Greek Ionian Islands
Corfu - Lefkas - Ionian Islands
To those of you who visualize a Greece of sunbaked rock dotted with dazzling whitewashed houses, the Ionian comes as a gentle surprise. This is not the Greece of the popular travel brochure but a shaded green country, sheltering red tiled Latin houses, an eccentric collection of Italian and French architecture and English tastes (in Corfu the locals play cricket and you can buy currant buns and ginger beer) welded together into a whole that is indubitably Greek.
Ever-green cypress, pine, elm, green fields, flowers even in height of summer, and everywhere the dull dark sheen of the olive, characterize the lower land while higher up the slopes are covered in pine and the tenacious Mediterranean maquis. If the wind is in the right direction you can smell the pungent herby aroma a mile out to sea. The green luxuriance of the islands is in direct contrast to the high eroded mountains of Albania and mainland Greece that form the eastern boundary to the Ionian.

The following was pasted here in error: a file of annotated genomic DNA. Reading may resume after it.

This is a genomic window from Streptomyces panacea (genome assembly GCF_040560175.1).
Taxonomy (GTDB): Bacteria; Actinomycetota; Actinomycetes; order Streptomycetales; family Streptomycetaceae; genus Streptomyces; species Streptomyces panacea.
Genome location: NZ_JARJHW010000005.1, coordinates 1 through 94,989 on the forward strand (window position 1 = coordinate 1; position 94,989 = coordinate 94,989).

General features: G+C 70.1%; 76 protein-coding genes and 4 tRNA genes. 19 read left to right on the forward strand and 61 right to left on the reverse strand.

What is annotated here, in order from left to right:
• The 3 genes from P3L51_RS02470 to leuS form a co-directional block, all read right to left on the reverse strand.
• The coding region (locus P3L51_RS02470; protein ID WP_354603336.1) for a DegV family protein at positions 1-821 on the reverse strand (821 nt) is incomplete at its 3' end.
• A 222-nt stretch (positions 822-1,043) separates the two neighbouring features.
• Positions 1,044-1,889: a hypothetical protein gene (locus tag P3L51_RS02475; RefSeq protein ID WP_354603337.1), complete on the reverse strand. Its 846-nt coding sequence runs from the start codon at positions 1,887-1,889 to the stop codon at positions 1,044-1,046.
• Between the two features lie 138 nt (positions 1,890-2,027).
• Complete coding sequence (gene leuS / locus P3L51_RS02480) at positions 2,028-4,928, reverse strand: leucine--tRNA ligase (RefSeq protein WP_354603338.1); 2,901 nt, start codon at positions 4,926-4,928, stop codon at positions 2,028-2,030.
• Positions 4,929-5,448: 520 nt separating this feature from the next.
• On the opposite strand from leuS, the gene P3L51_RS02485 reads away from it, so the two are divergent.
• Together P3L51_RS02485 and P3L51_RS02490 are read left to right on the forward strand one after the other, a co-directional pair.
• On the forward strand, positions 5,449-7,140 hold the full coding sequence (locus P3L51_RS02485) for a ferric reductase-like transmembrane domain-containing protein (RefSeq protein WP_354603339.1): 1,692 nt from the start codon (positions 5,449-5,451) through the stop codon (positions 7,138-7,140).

The Ionian Islands located on the western side of mainland Greece, are seven main islands that are different from other islands by their fertile land (blanketed with olive groves sustained by the winter rains) and clear blue waters. The mixture of different civilisations and cultures is harmoniously welded together into one piece that is undoubtedly Greek, in a complex of islands where the most beautiful beaches of the Mediterranean can be explored.
Wind and Sailing ConditionsThe wind and sailing conditions in the Ionian Sea are ideal and predictable. From May to September the wind blows from North-West at Force 2-5. In Spring and Autumn the wind is less strong and blows usually from South-West. It arrives around noon, blows between force 3 to 6 (10 to 25 knots) and dies down at sunset. There may be strong gusts on the leeward side due to the high land (e.g Eastern side of Ithaka and Zakinthos.)